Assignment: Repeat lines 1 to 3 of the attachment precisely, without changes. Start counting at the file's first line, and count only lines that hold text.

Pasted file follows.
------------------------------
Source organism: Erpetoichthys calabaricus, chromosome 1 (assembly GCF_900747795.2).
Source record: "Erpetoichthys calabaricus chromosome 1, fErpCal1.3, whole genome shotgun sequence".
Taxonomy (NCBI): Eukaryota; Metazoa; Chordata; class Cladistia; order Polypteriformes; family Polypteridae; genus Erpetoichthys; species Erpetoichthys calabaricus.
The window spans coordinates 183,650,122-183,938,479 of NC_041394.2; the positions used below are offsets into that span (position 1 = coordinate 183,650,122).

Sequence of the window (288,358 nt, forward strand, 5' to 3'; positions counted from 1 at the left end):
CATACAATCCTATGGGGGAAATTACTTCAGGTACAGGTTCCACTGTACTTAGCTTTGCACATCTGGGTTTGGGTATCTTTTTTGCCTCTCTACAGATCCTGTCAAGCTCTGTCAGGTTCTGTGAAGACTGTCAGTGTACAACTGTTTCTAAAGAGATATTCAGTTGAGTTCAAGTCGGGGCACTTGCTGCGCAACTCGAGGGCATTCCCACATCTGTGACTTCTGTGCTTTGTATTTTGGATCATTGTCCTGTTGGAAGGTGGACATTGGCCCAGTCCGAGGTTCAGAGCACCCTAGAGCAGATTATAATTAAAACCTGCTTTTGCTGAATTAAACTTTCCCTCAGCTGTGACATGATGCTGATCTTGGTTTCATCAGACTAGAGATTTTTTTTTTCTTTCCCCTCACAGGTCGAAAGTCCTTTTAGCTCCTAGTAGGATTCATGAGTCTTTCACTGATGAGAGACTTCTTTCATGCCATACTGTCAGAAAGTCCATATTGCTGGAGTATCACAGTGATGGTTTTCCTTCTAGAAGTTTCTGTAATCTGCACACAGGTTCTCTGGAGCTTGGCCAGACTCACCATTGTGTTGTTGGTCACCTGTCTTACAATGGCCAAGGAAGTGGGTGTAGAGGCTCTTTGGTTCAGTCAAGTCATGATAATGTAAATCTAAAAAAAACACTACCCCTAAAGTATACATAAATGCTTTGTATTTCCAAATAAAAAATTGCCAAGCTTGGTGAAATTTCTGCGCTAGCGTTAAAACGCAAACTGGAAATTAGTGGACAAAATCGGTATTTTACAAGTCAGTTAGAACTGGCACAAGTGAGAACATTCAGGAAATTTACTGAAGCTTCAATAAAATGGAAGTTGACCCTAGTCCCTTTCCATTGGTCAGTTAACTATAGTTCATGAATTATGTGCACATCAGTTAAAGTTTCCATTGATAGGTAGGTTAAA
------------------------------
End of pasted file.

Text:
Source organism: Erpetoichthys calabaricus, chromosome 1 (assembly GCF_900747795.2).
Source record: "Erpetoichthys calabaricus chromosome 1, fErpCal1.3, whole genome shotgun sequence".
Taxonomy (NCBI): Eukaryota; Metazoa; Chordata; class Cladistia; order Polypteriformes; family Polypteridae; genus Erpetoichthys; species Erpetoichthys calabaricus.